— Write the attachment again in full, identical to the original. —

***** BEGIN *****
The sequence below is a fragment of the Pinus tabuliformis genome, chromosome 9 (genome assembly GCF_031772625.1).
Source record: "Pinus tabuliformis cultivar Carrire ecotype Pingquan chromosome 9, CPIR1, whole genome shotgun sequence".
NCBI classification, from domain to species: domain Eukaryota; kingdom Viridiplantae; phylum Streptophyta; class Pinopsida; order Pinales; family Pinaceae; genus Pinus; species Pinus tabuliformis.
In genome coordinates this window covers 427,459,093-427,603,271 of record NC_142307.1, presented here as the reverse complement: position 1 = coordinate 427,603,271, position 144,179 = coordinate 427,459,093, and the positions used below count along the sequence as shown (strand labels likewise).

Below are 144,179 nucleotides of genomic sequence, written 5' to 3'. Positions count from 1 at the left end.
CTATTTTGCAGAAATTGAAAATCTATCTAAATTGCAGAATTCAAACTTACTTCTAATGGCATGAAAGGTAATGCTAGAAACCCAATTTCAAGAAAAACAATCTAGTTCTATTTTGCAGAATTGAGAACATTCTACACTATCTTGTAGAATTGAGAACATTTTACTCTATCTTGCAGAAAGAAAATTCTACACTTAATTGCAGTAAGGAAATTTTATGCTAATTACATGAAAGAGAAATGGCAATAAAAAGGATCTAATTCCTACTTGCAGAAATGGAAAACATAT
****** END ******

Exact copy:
The sequence below is a fragment of the Pinus tabuliformis genome, chromosome 9 (genome assembly GCF_031772625.1).
Source record: "Pinus tabuliformis cultivar Carrire ecotype Pingquan chromosome 9, CPIR1, whole genome shotgun sequence".
NCBI classification, from domain to species: domain Eukaryota; kingdom Viridiplantae; phylum Streptophyta; class Pinopsida; order Pinales; family Pinaceae; genus Pinus; species Pinus tabuliformis.
In genome coordinates this window covers 427,459,093-427,603,271 of record NC_142307.1, presented here as the reverse complement: position 1 = coordinate 427,603,271, position 144,179 = coordinate 427,459,093, and the positions used below count along the sequence as shown (strand labels likewise).

Below are 144,179 nucleotides of genomic sequence, written 5' to 3'. Positions count from 1 at the left end.
CTATTTTGCAGAAATTGAAAATCTATCTAAATTGCAGAATTCAAACTTACTTCTAATGGCATGAAAGGTAATGCTAGAAACCCAATTTCAAGAAAAACAATCTAGTTCTATTTTGCAGAATTGAGAACATTCTACACTATCTTGTAGAATTGAGAACATTTTACTCTATCTTGCAGAAAGAAAATTCTACACTTAATTGCAGTAAGGAAATTTTATGCTAATTACATGAAAGAGAAATGGCAATAAAAAGGATCTAATTCCTACTTGCAGAAATGGAAAACATAT